of Ohio. Mr. Long was born June 18, 1813, 
and died September 29, 1885. He was of 
Irish and German and his wife of German 
and English extraction. She was born July 
5, 1816, and is still living on the home place 
near Cornell. She became a resident of 
\'ermilion county in 183 1, her husband in 
1839, and in 1852 they removed to Living- 
ston county, being among the early .settlers 
of Amity townshii). Both held membership 
in the Christian church, and has always af- 
filiated with the Democratic party. In their 
family were eleven children, eight of whom 
are still living: Emma, wife of otn- sub- 
ject; Clarissa, who is the widow of Ellis 
Kinsey and lives near Flanagan, Illinois; 
Orlean, who lives near Cornell, in Amity 
townshi]); Joseph, who lives near Long 
Point; )(ihn {twin of Joseph), who is a 
carpenter and lives with his mother near 
Cornell; Charlotte, who is a widow and also 
lives with her mother; Lucretia, wife of Les- 
lie Lawrence, living near Flanagan; and 
Samantha, wife of Charles Talbott, of Amity 
townshij). To Mr. and ]Mrs. Graham were 
born three children, of whom one died in 
infancy. Leon, born .August 30. 1872, was 
educated at Eureka College, and is engaged 
in school teaching. He married Laura 
l-'ilby, and has one son, W'i-lbur. .\rvilla 
Mae, born October 7, 1876, is the wife of 
Louis Stilson, a prosperous farmer of Han- 



342 



THE BIOGRAPHICAL RECORD. 



cock county, Iowa, and tliey liave two chil- 
dren. Gladys and Milliuni. 

After his marriage Mr. Graham took up 
his residence upon a farm in Long Point 
townsliip, and successfully engaged in gen- 
eral farming until his removal to the village 
of Long Point in March, 1898, since which 
time he has practically lived a retired life. 
He pnrcliased a pleasant home, and also 
eighteen li)ts within the corporation limits. 
In politics he is a pronounced Republican, 
and has served the people faithfully and 
well as cr)nstal)le: school director for sev-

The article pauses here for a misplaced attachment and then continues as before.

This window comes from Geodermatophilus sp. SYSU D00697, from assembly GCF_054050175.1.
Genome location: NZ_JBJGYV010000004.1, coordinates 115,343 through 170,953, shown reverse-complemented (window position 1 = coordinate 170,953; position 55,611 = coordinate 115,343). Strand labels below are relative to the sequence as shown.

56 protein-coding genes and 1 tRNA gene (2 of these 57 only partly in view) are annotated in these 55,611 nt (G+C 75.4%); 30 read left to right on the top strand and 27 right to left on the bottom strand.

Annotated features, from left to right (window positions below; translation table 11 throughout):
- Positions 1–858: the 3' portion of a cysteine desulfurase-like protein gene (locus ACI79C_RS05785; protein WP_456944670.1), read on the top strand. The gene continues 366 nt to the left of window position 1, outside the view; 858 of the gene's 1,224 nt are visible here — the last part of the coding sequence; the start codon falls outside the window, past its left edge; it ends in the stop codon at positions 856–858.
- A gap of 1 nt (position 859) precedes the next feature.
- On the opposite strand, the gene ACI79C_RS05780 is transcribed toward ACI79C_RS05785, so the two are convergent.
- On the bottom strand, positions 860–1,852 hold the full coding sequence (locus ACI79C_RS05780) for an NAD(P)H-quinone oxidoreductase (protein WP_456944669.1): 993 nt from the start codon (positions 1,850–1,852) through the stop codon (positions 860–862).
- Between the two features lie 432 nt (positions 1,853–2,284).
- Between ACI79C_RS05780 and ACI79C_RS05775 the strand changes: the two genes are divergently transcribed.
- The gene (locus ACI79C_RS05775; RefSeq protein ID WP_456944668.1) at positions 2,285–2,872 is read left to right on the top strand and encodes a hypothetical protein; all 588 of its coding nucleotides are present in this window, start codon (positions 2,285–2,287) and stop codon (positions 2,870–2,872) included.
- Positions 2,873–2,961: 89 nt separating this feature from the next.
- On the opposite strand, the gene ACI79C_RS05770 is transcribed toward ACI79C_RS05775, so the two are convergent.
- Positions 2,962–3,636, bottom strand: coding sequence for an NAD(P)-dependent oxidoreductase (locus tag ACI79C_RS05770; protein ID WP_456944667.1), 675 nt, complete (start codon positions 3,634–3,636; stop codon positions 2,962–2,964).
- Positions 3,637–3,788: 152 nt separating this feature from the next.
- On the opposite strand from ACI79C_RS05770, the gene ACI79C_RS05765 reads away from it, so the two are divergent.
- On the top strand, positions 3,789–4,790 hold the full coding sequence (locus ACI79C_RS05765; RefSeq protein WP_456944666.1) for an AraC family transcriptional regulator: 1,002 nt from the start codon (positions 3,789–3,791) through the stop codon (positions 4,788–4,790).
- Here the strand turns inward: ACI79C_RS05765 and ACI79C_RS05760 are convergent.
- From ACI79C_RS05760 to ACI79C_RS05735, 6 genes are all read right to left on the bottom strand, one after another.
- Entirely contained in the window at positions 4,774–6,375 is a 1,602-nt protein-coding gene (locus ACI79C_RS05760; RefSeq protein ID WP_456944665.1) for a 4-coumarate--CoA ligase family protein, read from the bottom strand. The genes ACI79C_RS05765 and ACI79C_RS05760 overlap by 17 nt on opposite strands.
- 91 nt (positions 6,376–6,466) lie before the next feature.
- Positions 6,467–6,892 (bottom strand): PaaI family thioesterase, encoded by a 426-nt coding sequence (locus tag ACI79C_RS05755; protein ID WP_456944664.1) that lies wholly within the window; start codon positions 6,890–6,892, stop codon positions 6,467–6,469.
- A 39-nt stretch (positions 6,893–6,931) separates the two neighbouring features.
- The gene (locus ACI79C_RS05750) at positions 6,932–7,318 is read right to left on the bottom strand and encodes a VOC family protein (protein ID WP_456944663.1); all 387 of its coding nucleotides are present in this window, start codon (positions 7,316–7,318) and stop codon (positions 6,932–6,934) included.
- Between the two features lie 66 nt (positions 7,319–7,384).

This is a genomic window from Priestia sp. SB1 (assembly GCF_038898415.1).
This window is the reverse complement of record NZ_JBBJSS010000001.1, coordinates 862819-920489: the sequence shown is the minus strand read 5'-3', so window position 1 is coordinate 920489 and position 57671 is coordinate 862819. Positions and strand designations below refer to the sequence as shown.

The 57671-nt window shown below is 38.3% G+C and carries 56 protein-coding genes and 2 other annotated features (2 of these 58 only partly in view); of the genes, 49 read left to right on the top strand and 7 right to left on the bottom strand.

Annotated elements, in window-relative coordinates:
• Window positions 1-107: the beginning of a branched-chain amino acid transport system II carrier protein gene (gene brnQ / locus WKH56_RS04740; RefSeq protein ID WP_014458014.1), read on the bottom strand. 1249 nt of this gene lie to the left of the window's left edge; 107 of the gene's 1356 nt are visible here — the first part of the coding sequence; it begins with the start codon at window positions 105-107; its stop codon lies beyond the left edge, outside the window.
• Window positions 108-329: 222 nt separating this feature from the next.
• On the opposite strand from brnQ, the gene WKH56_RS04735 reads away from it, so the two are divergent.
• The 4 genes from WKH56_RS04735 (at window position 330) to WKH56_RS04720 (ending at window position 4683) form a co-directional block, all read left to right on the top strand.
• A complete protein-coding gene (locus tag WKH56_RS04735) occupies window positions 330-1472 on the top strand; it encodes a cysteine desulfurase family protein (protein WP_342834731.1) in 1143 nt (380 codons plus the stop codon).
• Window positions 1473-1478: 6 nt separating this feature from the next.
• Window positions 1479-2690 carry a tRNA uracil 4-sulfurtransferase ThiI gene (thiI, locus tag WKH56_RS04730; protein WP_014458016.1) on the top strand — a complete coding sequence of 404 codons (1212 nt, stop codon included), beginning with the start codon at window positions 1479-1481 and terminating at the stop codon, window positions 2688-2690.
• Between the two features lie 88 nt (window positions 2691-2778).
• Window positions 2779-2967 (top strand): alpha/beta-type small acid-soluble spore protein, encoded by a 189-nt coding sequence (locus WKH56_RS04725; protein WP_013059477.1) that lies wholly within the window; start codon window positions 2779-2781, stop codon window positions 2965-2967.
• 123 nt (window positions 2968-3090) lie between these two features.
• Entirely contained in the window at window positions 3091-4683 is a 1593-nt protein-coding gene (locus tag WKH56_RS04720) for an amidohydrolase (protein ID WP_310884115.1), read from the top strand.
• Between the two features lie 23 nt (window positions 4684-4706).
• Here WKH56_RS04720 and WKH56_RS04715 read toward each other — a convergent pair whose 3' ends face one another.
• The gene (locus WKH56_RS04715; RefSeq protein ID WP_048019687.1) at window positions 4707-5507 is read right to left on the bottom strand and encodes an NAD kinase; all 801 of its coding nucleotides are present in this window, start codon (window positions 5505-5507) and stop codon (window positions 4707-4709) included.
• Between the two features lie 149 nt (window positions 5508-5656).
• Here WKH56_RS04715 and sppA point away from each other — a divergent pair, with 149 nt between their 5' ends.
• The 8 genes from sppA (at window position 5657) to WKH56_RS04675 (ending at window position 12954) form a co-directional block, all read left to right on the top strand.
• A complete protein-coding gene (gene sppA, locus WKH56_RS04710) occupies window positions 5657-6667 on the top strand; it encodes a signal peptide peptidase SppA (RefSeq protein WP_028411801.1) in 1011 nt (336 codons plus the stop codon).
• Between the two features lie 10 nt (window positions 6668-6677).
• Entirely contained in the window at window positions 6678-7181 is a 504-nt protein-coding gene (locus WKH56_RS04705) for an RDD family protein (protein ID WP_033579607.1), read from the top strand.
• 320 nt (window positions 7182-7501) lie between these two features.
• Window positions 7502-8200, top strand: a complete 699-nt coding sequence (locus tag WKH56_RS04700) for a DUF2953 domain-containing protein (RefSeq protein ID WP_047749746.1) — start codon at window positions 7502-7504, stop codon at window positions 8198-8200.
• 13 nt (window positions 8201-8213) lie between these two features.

eral years, and assessor for the past five 
years. He is a prominent member of the 
Grand Army Post. No. 784, of which he 
is chaplain, and both he and his wife are 
active members of the Christian church of 
Long Point, of which he is an elder. 



GEORGE W'HITHAM. 

George W'hitham is a prominent busi- 
ness man of Cornell, where he is now suc- 
cessfullv carrying on operations as a dealer 
in hardware, agricultural implements and 
grain. In all nf his undertakings he has 
steadilv i)n)si)ered, his excellent success l)e- 
ing but the logical result of liis careful and 
correct business methods. 

Mr. Whitham is a native of Washington 
county, Pennsylvania, born near Wheeling. 
West \'irginia, Januarv 30, 1834. His 
father. Alexander B. Whitham. was born in 
Brown county. Ohio, and when a young man 
went to Washington county. Pennsylvania, 
where he married Martha J. Davis. In early 
life he folowed the shoemaker's trade, but 
later devoted his attention to agricultural 
pursuits. On first coming to Illinois, in Feb- 



ruary. 1857, he settled in Marshall county, 
and did not locate in Livingston county un- 
til 1876. Here he spent his last days on a 
farm and died October .22, 1886. 

Our subject grew to manhood in Mar- 
shall county and was educated in the Lacon 
high school. After the remo\al of the 
family to Livingston county, he aided his 
father with the farm work, and continued to 
engage in agricultural pursuits in Esmen 
township, until coming to Cornell in 1893. 
when he purchased an established hardware 
and implement business, which he has since 
carried on with marked success. Since 1895 
lie has also tlealt in grain and now ships 
large quantities from Cornell. He is one of 
the most active, enterprising and progressive 
business men in his section of the county. 

On the 1st of October, 1879. in Esmen 
townsh'p. Mr. Whitham married Miss Emma 
A. Rhodes, who was born near Lake Geneva, 
iri Walworth county, Wisconsin, her father, 
Leiand AI, Rhodes, being one of the pio- 
neers of that county, and a native of New 
York. He lironght his family to Li\-ingston 
county, this state in 1876. Mr. and Mrs. 
Whitham have five children, namely: Mil- 
ton A.. Charles E.. Mina May. Gracie and 
Carrie. Mrs. Whitham is a member of the 
Baptist church and takes an active part in 
the work of the church and Sabbath school. 
Fraternally Mr. Whitham is a member of 
the Modern Woodman Camp at the same 
place, and has serveil as clerk a number of 
years. In his political affiliations he has been 
a life-long Democrat, and has taken quite 
an. active and prominent part in local politics. 
He has filled the otifice of assessor, collector, 
township clerk and president of the village 
board. In 1895 he was elected supervisor